Diary of a Film by Niven Govinden
Niven Govinden's new novel is an existential exploration of the creative process
An auteur touches down in an unnamed Italian city, home to a prestigious film festival, to present the world premiere of his latest masterpiece. In between photocalls and hotel meetings, the unnamed director meets a local woman, Cosima, and the pair bond over their shared, lifelong dedication to art.
The chance meeting becomes something like fate when the filmmaker discovers Cosima’s published, half-buried novel from her youth, inspired by a boyfriend who died tragically. Her story may just become his next film project. Meanwhile, the director must wrestle with his own anxieties: his cinematic legacy, the toll his creative hunger is taking on his husband and child and whether his identity can be untethered from his art.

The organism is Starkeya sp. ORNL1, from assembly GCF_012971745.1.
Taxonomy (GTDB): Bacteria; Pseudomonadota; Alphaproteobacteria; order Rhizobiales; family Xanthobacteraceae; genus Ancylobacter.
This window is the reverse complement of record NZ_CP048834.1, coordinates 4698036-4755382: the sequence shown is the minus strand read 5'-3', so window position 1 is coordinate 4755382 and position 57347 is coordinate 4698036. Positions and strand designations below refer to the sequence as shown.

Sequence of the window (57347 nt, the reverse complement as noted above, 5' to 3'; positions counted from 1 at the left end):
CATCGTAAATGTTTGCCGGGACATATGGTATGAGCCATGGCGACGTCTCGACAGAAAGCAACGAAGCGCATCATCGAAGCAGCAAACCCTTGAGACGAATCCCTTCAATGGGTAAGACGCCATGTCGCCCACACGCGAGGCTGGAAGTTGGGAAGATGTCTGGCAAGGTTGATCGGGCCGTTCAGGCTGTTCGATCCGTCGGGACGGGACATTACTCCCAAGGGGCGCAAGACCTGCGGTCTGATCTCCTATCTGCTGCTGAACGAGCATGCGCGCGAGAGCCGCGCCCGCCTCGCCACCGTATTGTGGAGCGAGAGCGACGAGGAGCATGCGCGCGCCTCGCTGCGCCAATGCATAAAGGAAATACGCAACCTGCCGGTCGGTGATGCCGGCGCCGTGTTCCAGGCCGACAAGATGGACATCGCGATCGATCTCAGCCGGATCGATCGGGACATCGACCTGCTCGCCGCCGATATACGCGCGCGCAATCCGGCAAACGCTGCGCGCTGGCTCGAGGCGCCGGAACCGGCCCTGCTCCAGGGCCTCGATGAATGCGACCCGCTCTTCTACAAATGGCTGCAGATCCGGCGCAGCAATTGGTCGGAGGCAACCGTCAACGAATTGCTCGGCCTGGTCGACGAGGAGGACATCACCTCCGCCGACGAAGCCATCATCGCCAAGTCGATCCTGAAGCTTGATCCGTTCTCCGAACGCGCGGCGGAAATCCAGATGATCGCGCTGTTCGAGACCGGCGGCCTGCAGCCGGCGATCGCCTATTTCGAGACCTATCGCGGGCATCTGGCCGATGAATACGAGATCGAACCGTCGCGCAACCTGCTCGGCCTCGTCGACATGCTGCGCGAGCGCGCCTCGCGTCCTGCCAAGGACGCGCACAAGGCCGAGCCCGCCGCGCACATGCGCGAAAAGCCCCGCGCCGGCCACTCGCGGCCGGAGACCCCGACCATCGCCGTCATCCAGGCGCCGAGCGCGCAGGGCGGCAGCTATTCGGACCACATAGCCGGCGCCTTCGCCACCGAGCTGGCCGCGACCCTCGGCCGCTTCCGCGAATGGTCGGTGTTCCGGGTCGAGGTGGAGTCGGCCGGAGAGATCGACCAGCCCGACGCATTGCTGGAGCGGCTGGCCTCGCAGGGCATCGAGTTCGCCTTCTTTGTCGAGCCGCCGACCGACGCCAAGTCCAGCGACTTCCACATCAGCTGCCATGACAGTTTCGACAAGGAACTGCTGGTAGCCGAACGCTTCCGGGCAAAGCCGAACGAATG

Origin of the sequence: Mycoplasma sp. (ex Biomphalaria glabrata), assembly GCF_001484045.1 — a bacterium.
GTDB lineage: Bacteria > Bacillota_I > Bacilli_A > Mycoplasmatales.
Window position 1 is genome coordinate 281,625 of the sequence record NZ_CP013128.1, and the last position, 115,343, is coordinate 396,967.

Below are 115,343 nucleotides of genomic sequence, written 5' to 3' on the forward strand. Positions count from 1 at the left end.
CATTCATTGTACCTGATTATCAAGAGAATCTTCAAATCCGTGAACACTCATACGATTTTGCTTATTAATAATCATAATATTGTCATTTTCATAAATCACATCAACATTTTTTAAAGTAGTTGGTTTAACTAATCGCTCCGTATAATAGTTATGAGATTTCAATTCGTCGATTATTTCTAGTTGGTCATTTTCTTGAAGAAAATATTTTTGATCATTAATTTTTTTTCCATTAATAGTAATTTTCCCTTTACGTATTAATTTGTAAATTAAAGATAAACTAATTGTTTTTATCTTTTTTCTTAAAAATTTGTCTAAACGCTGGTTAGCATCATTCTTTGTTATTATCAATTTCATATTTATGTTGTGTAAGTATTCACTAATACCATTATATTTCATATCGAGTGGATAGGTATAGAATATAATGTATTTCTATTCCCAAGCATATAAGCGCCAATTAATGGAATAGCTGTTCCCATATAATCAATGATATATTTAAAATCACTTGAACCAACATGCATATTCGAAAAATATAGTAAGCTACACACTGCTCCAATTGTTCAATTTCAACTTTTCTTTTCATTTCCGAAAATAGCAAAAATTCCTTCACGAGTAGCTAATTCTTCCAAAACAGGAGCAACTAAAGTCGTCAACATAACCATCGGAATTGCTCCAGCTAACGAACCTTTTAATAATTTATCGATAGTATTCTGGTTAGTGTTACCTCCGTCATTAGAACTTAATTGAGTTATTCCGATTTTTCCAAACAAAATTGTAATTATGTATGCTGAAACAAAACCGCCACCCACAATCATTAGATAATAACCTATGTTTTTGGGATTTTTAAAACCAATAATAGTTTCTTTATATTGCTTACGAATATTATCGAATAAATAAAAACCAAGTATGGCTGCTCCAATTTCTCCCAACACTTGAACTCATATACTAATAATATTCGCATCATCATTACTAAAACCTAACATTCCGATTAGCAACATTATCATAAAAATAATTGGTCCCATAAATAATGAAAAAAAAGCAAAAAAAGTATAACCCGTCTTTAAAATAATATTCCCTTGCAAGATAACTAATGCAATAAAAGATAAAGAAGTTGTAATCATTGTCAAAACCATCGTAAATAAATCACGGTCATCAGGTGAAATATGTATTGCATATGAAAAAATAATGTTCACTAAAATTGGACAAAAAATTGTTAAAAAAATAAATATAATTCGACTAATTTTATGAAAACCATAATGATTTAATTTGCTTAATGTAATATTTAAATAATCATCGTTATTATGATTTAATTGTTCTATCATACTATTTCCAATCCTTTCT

Diary of a Film is a slow, careful novel that carves out its characters through their interactions with each other. When the director catches up with the co-stars of his film, Tom and Lorien, who are orbiting each other in an uncertain courtship, we learn as much about his sensibilities as we do about the actors’. In this way, Niven Govinden’s narrative is reminiscent of Rachel Cusk’s recent Outline trilogy: sparse, contemplative and perhaps painstakingly slow paced for some readers. But stay with Diary of a Film, fall into its rhythms, and a few nights at a film festival will become an existential exploration of the creative process.